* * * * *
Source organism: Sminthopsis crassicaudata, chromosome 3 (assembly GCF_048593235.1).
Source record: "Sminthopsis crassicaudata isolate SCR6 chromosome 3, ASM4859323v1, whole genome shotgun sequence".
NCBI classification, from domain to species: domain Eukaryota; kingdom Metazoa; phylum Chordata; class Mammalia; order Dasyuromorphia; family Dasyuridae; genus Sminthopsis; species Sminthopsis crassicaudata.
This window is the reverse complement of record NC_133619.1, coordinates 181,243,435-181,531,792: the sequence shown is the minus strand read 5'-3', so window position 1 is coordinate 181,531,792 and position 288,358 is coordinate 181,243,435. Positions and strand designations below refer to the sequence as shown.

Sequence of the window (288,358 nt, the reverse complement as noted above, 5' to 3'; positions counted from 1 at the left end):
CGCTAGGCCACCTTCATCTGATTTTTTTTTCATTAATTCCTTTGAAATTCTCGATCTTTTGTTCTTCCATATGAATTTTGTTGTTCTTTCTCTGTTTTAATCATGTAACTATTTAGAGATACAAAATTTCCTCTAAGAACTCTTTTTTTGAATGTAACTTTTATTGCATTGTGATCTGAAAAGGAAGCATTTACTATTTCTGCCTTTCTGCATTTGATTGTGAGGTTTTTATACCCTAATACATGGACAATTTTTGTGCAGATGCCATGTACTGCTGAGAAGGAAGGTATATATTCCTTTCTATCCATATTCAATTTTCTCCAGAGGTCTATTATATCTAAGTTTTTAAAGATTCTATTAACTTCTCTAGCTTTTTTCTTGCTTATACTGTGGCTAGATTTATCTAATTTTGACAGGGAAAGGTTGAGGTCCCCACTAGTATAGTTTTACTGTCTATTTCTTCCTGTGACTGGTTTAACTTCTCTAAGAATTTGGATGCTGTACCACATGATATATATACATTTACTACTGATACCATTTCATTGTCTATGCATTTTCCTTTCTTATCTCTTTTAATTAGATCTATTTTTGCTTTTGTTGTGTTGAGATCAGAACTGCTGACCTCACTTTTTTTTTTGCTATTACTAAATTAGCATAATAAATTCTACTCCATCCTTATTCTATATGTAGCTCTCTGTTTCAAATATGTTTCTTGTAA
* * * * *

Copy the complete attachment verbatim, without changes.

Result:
Source organism: Sminthopsis crassicaudata, chromosome 3 (assembly GCF_048593235.1).
Source record: "Sminthopsis crassicaudata isolate SCR6 chromosome 3, ASM4859323v1, whole genome shotgun sequence".
NCBI classification, from domain to species: domain Eukaryota; kingdom Metazoa; phylum Chordata; class Mammalia; order Dasyuromorphia; family Dasyuridae; genus Sminthopsis; species Sminthopsis crassicaudata.
This window is the reverse complement of record NC_133619.1, coordinates 181,243,435-181,531,792: the sequence shown is the minus strand read 5'-3', so window position 1 is coordinate 181,531,792 and position 288,358 is coordinate 181,243,435. Positions and strand designations below refer to the sequence as shown.

Sequence of the window (288,358 nt, the reverse complement as noted above, 5' to 3'; positions counted from 1 at the left end):
CGCTAGGCCACCTTCATCTGATTTTTTTTTCATTAATTCCTTTGAAATTCTCGATCTTTTGTTCTTCCATATGAATTTTGTTGTTCTTTCTCTGTTTTAATCATGTAACTATTTAGAGATACAAAATTTCCTCTAAGAACTCTTTTTTTGAATGTAACTTTTATTGCATTGTGATCTGAAAAGGAAGCATTTACTATTTCTGCCTTTCTGCATTTGATTGTGAGGTTTTTATACCCTAATACATGGACAATTTTTGTGCAGATGCCATGTACTGCTGAGAAGGAAGGTATATATTCCTTTCTATCCATATTCAATTTTCTCCAGAGGTCTATTATATCTAAGTTTTTAAAGATTCTATTAACTTCTCTAGCTTTTTTCTTGCTTATACTGTGGCTAGATTTATCTAATTTTGACAGGGAAAGGTTGAGGTCCCCACTAGTATAGTTTTACTGTCTATTTCTTCCTGTGACTGGTTTAACTTCTCTAAGAATTTGGATGCTGTACCACATGATATATATACATTTACTACTGATACCATTTCATTGTCTATGCATTTTCCTTTCTTATCTCTTTTAATTAGATCTATTTTTGCTTTTGTTGTGTTGAGATCAGAACTGCTGACCTCACTTTTTTTTTTGCTATTACTAAATTAGCATAATAAATTCTACTCCATCCTTATTCTATATGTAGCTCTCTGTTTCAAATATGTTTCTTGTAA